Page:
England 33 Wales 30
Manu Tuilagi's late red card for a dangerous tackle on George North was the one blemish for England on an afternoon when they systematically destroyed the defending champions who went down to a third successive defeat in a Six Nations campaign for the first time since 2007.
The scoreline suggests a close contest, but two late tries by Wales when England were down to 13 players did not mask the deep divide between the sides. Wales were willing but wanting, the adhesive that held them together in the final years of the Warren Gatland era softening. England were impressively effective, both in the way they milked their visits to Wales's 22 and forced their opponents to play behind the gainline through their speed off the line and power in contact.
Afterwards, Wales captain Alun Wyn Jones said he hopes World Rugby review a first-half incident that apparently saw his testicles grabbed by England prop Joe Marler. Harlequins forward Marler, who has a chequered disciplinary history, escaped sanction in the incident that went unnoticed by the match officials.
But it is likely to be looked at by the match citing commissioner, which could leave Marler in disciplinary trouble. World Rugby's punishment for what they term "testicle grabbing or twisting or squeezing" ranges from a suspension of 12 weeks to 24 weeks or more.
Speaking at Wales' post-match press conference, Jones said: "I've got 138 Tests for my country. If I react, I get a red card. It's tough, isn't it? Hopefully World Rugby have a look at it. Joe's a good bloke, lots of things happen on a rugby field.
England coach Eddie Jones, meanwhile, raged against referee Ben O'Keeffe after Tuilagi was dismissed with six minutes left when it was decided his flying shoulder-led challenge to the head of George North warranted a red card.
In recent times, Jones has made a virtue of not criticising refereeing decisions but he was compelled to voice his anger after seeing Tuilagi fall foul of World Rugby's crackdown on dangerous play. "I just find it bizarre. I usually don't comment, but I don't see how you can tackle a guy," Jones said.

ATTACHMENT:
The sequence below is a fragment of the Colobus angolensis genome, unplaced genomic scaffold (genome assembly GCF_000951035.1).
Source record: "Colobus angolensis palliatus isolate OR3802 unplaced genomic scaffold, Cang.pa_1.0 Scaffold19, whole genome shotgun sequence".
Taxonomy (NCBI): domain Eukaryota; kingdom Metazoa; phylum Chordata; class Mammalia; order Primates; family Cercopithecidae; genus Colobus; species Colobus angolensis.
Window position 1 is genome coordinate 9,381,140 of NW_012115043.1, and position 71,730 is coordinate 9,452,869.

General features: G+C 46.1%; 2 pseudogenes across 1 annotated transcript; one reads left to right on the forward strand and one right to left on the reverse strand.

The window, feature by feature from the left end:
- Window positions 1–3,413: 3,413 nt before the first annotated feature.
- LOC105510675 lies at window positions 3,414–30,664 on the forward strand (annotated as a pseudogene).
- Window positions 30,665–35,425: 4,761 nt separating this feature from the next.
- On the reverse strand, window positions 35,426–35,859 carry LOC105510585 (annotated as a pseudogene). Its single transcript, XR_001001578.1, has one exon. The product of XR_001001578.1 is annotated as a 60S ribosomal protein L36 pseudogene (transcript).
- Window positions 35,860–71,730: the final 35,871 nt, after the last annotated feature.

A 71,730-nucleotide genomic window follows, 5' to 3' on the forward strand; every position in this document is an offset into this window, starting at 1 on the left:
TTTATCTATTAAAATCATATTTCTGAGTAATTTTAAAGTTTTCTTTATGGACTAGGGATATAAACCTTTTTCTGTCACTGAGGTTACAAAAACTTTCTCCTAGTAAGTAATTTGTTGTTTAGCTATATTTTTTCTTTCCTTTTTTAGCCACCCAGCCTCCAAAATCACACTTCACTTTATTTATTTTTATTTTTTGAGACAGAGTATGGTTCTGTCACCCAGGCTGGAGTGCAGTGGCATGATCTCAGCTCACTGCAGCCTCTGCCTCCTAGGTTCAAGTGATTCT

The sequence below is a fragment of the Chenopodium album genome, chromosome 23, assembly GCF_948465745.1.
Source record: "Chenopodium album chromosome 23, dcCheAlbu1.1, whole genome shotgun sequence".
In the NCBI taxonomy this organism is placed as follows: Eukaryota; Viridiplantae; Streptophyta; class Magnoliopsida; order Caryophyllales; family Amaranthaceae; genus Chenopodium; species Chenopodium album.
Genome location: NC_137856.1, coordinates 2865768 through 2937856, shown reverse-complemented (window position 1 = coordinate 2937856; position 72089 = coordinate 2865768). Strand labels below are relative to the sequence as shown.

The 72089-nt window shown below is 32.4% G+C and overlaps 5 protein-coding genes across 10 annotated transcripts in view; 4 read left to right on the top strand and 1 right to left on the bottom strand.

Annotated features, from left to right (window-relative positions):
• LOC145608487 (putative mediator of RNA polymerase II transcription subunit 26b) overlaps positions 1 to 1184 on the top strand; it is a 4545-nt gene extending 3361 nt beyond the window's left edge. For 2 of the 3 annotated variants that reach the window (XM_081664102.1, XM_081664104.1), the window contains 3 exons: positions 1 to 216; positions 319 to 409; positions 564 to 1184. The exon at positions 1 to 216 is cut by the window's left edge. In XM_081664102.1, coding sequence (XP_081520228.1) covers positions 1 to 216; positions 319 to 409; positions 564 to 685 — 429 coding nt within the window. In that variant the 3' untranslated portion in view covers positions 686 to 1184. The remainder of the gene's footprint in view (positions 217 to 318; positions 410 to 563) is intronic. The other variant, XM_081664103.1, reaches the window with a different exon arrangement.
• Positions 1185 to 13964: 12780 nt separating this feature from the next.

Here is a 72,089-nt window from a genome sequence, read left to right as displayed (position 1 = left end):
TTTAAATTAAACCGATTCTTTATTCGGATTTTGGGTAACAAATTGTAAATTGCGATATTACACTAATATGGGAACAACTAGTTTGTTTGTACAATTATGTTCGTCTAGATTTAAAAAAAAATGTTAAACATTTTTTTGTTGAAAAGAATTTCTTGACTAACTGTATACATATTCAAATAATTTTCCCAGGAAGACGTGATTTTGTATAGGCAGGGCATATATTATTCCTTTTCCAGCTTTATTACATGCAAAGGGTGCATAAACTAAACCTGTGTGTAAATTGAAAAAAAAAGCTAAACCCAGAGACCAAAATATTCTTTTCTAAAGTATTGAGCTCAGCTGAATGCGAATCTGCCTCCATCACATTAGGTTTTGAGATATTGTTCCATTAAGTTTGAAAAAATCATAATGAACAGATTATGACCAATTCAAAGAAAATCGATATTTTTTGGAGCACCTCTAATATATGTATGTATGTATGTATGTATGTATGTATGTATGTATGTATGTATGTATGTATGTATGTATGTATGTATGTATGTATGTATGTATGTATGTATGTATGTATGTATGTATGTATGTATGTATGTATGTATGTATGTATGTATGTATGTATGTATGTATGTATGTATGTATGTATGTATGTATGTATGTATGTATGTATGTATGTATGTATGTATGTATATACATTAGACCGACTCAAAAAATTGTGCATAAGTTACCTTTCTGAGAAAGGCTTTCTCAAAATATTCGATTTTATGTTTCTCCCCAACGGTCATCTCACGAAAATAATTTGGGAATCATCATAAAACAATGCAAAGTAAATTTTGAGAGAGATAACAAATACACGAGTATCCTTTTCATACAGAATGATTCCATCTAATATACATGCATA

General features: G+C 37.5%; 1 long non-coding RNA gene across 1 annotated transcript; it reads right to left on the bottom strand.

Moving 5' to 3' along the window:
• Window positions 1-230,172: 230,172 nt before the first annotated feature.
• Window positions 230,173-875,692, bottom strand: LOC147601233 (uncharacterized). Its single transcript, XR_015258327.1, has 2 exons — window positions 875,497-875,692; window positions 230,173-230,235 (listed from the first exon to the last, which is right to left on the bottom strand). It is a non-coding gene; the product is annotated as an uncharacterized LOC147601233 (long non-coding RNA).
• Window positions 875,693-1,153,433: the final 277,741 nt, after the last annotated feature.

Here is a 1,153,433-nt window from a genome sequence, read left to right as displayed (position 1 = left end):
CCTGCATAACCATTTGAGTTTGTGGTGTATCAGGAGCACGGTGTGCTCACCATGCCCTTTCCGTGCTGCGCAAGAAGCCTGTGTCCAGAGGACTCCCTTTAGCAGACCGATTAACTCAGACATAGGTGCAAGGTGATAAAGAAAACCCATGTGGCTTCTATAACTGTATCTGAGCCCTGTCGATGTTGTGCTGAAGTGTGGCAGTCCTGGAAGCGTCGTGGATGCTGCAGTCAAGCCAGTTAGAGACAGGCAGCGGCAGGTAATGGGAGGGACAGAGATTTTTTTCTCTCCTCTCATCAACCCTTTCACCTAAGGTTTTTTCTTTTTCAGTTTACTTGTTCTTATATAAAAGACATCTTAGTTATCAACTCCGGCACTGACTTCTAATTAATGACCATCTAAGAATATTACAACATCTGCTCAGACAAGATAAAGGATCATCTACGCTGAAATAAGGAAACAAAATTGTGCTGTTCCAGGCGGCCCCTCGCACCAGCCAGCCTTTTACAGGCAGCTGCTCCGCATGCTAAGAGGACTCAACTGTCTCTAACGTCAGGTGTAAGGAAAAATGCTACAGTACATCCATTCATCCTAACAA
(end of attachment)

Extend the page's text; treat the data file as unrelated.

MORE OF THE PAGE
"You might as well just say you let him go, because how else are you supposed to tackle him? This bit about where your arms are - what a load of rubbish. Manu was trying to kill the tackle. That's the only thing he was trying to do. It's absolute rubbish. I'm sorry, I've broken my rule."
There was speculation in the build-up about whether Dan Biggar would play after injuring his right knee playing for Northampton the previous weekend. The fly-half duly started and within one minute was dusting himself down after being thumped hard in the tackle by Tuilagi and Mark Wilson, an incident that set the tone for what was to come.
England, as expected, were overtly physical, fast off the line and dominant despite having less possession than their opponents who, as against Ireland and France, had moments of reckless ambition that cost them. The first came after two minutes when, after Ross Moriarty had won a turnover following an England lineout on halfway, the champions indulged in some risky passing and North knocked on as he glanced at Tuilagi bearing down on him.
England moved upfield and from an attacking lineout scored the opening try. It was ludicrously easy: Maro Itoje won the ball, Tom Curry set off on an outside break before passing to Ben Youngs. The scrum-half fed Anthony Watson and the wing had the space to get into his stride before wrong-footing Tomos Williams and reaching out for the line.
Wales never found a riposte to England's line-speed or the presence of Tom Curry and Courtney Lawes, their scrum disintegrated and England found the mastery that took them to the World Cup final and they settled the outcome on the hour.
Ben Youngs made a break from a ruck and Watson ran into Wales's 22. England quickly recycled the ball and a mixture of swift, accurate passing and support play gave them a two-man overlap which allowed Tuilagi to score his first international try since the World Cup semi-final against New Zealand.
Wales, with the match lost, then enjoyed their most sustained attacking period but found little give in the England defence. Ellis Genge was sent to the sin-bin with eight minutes to go for his side's persistent infringing.
Tuilagi was then sent off for a no-arms tackle on George North that saw him make contact with the dipping wing's head with his shoulder. Wales had a two-man advantage but it did no more than even up the contest. England repelled a driving maul, but the numbers told for Wales who scored two tries in the final three minutes through Biggar and Tipuric. They left with a bonus point but no consolation.
Scorers - England: Tries: Watson, Daly, Tuilagi. Cons: Farrell 3. Pens: Farrell 3, Ford. Wales: Tries: Tipuric 2, Biggar. Cons: Biggar 3. Pens: Halfpenny 2, Biggar.
England: E Daly, A Watson, M Tuilagi, O Farrell (c), J May, G Ford, B Youngs, T Curry, M Wilson, C Lawes, G Kruis, M Itoje, K Sinckler, J George, J Marler.
Wales: L Halfpenny, G North, N Tompkins, H Parkes, L Williams, D Biggar, T Williams, J Navidi, J Tipuric, R Moriarty, AW Jones (c), J Ball, D Lewis, K Owens, R Evans. Referee: B O'Keeffe (New Zealand).
Sunday Indo Sport